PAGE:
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This is Only a Test – 4 Ways to Prepare for Difficult Times

Creative Commons LicensePhoto credit: Yasin Hassan

I didn’t fail the test.  I just found 100 ways to do it wrong.

— Benjamin Franklin

Things are getting better.  Unemployment is moving down.  Hiring is up.  People are finding better jobs and taking the risk of moving from one job to another.  A year ago, that just wasn’t considered wise.

Nationally, we seem more hopeful.  Yet, we’re always concerned that things will suddenly go bad and we’ll be in trouble again.

Many years ago, we – the U.S. – had an emergency warning system to notify everyone of national emergencies.  It was designed and created to respond to the possibility of nuclear attack.

Thank heavens, it was never needed or used for a real nuclear attack emergency, but it was tested regularly over radio and television.  When a test was being conducted, a man’s voice announced, “This is a test.  For the next 30/60 seconds, this station is conducting a test of the Emergency Broadcast system.  This is only a test.”

Wouldn’t it be wonderful if life notified us that ‘This is a test’?  And it would only add to the wonderfulness, if life also told us that the test would last for the ‘next 2 years’ or whatever timeframe that would be affected.  If we knew how long, it would be easier to mark the time and have faith that “this too shall pass”.

But, as I’m sure you’re all aware, life doesn’t warn us nor give us a timeframe.  It just delivers the test – which for all intents and purposes looks like the “new normal”.  A new normal that we don’t like one little bit.

Riding the Waves

Since my father got sick in 2009, the family business has been “tested” and as a result, so have all of us in the family.  What we’ve learned is that it only took one person with a vision and a willingness to work hard plus friends who demonstrated their belief in us in real ways, to pass this test.  And while we haven’t made it all the way through, our odds of success have moved from 20/80 to 80/20.

Once we passed the tipping point, we found that the momentum shifted from being against us to being with us.  Bad things still happen and we have to figure out how to respond, but there’s a sense of hope where there was only desperation before.

Momentum is the key.  When we’re moving towards a goal and making progress, our momentum continues to grow.  But, when we encounter obstacle after obstacle, the obstacles drag on our energy and we lose some of that momentum.

If things get difficult enough, we can slow down or even stop.  In really discouraging times, sometimes we reverse momentum, going back to where we came from in an effort to protect ourselves.  When that happens, it becomes really difficult to ramp up and get moving again.

We need to be ready to move forward when better circumstances appear.  That’s what resilience is all about.

Preparing for the Lean Times

As evolving creatures, we are physically ready for the famine.  As a matter of fact, that is the primary problem many of us face in controlling our weight.  We’ve plenty of fat stored up for the famine, but the famine never arrives.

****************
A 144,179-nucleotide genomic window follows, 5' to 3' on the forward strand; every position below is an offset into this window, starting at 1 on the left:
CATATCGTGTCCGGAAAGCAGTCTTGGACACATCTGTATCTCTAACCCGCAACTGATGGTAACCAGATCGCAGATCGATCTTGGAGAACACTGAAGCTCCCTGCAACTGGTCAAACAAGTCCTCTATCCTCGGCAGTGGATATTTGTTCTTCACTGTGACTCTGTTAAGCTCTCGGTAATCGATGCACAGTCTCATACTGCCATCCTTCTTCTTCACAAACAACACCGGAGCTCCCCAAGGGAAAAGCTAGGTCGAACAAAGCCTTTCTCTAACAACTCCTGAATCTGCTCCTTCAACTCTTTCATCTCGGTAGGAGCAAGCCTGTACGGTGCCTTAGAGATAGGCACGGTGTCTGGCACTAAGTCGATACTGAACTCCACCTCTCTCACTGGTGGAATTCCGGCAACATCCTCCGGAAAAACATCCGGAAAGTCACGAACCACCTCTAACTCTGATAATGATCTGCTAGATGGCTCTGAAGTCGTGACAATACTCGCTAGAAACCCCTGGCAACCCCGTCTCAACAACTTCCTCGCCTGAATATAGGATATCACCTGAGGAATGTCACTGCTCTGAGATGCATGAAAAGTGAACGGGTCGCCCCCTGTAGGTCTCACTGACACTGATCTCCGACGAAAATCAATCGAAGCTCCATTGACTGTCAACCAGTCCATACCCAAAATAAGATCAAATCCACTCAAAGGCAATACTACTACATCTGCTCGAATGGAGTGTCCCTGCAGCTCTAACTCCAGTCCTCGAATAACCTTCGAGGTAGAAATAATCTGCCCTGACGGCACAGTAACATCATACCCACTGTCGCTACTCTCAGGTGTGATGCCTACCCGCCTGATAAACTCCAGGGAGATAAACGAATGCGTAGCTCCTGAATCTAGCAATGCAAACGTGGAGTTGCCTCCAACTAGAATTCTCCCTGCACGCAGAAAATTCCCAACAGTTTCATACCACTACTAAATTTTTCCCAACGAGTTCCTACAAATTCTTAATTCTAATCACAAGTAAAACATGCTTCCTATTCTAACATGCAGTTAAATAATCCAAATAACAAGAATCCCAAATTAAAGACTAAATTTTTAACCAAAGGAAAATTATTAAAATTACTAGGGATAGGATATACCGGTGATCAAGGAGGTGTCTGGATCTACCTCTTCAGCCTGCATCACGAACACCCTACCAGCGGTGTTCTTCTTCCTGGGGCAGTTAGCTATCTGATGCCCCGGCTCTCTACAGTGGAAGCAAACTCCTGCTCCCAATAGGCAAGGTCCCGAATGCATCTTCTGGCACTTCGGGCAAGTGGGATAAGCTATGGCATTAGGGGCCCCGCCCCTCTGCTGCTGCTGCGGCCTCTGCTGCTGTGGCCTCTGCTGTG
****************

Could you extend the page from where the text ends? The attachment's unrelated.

We need to take the lessons that nature teaches about surviving the famine and spread them throughout our lives.  Nature anticipates the bad times and stores up the reserves to make it through to the next good harvest.  We just need to apply this basic technique to areas other than food.

How might we do that?  In today’s environment, survival means more than foraging for food.  It means developing a set of practices that prepare us to survive when things get tough.  Here are 4 practices that help you prepare for tomorrow’s challenges:

  1. Start a list of what you do control.  As you think about it, you’ll be amazed at what is actually under your control.  Continue to update the list as ideas occur to you.
  2. Establish a financial plan of action.  What was the worst part of the 2008 crash?  What can you do to reduce that affect in future downturns?  What do you wish you had prepared for?  Get prepared now – not in a panic but in an organized and structured way.  Uncertainty is scary.  Do what you can to remove the uncertainty in your financial future.
  3. Read widely.  In volatile times, every talking head has an opinion – or at least a list of “lions and tigers and bears” – oh, my!  Figure out what the issues are.  Educate yourself.  If you understand what is going on around you today, you have a much better chance of noticing changes as they occur.  This increases your options in the new environment and you can take appropriate action.
  4. Stay in touch with friends, family, and co-workers (current and past).  The more people you know and connect with, the more opportunities (of all sorts) will appear.  Not all of the opportunities that appear will appeal to you, but eventually, you’ll find the one that does.

Purposeful action increases the feeling of control.  There are so many things that we can control.  Why worry about the other stuff?

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